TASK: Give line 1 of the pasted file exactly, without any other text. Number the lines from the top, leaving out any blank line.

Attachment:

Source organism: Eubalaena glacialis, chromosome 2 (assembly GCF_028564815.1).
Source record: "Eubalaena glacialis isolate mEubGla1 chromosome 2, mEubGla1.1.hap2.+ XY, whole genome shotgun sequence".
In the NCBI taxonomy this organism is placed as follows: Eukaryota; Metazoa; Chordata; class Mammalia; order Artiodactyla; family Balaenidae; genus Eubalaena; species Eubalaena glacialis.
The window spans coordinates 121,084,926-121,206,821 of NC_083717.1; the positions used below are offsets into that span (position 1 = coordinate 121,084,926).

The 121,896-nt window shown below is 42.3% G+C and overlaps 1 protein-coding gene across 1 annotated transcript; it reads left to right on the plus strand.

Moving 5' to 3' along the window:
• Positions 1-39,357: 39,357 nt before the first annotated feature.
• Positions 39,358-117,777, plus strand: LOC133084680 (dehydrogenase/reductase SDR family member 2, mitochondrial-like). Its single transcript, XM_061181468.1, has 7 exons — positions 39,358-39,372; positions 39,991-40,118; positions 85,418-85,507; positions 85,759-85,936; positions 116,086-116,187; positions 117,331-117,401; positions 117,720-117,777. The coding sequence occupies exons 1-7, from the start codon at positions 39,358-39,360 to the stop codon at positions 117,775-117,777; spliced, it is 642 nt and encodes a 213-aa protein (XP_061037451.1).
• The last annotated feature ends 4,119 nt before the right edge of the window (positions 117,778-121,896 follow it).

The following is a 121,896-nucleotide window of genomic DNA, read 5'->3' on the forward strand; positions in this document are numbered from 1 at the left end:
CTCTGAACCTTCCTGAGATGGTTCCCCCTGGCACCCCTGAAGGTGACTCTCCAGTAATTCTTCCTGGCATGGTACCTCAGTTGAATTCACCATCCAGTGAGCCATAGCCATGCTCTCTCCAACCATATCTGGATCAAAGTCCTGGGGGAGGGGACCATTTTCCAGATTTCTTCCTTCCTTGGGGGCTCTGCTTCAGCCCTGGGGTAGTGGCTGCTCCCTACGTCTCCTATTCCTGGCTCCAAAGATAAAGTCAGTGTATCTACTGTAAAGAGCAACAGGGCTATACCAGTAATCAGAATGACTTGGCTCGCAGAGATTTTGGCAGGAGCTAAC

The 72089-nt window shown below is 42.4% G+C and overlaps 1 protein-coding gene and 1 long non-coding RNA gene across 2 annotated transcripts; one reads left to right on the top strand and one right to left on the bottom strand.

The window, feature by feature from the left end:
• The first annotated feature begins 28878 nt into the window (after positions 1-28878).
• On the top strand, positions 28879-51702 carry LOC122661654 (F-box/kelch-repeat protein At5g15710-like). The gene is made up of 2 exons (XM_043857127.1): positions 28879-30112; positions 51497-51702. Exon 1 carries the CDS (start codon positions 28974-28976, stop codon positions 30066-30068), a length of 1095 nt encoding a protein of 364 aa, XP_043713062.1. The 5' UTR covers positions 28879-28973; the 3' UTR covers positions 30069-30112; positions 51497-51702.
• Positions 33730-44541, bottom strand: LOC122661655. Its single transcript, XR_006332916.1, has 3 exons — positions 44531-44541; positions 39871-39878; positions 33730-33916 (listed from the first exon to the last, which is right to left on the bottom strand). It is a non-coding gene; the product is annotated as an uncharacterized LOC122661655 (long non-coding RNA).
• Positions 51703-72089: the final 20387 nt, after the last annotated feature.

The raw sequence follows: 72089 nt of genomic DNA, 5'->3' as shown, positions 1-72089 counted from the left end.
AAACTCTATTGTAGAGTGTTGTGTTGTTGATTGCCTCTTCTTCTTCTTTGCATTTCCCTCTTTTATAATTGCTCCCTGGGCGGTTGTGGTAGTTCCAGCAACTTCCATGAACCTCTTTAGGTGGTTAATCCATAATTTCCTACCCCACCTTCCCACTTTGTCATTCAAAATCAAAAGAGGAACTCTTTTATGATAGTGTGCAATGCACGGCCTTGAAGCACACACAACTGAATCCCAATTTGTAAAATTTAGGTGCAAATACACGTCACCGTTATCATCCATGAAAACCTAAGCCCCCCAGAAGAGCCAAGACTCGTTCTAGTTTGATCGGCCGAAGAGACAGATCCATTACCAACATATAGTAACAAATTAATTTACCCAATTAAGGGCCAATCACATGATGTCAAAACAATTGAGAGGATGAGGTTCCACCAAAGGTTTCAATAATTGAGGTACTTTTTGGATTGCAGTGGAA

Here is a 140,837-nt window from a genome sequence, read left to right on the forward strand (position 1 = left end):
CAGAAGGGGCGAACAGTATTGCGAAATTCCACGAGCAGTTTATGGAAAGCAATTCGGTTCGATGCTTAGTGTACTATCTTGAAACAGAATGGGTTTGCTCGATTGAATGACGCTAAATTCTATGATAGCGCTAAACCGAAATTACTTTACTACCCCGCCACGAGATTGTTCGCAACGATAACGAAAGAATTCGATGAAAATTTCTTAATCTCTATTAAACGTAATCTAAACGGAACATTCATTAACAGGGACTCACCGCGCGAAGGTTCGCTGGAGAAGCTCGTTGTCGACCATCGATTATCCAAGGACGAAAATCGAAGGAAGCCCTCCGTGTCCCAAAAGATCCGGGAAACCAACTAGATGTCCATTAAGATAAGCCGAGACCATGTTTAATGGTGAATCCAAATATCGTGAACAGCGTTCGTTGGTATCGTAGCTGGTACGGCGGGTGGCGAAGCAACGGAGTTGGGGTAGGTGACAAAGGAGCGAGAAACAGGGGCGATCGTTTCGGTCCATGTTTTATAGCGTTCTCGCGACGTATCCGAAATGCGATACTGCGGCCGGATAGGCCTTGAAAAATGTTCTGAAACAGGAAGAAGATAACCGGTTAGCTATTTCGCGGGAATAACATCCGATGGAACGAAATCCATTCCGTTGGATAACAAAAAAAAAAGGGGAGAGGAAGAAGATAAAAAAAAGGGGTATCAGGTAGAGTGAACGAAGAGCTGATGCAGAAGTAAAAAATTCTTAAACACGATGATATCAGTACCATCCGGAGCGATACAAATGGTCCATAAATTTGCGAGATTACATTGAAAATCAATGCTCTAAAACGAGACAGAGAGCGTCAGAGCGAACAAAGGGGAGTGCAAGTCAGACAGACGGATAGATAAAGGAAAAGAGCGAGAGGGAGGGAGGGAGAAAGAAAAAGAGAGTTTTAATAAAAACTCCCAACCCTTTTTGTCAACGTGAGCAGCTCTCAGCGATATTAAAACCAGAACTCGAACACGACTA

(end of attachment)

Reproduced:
Source organism: Eubalaena glacialis, chromosome 2 (assembly GCF_028564815.1).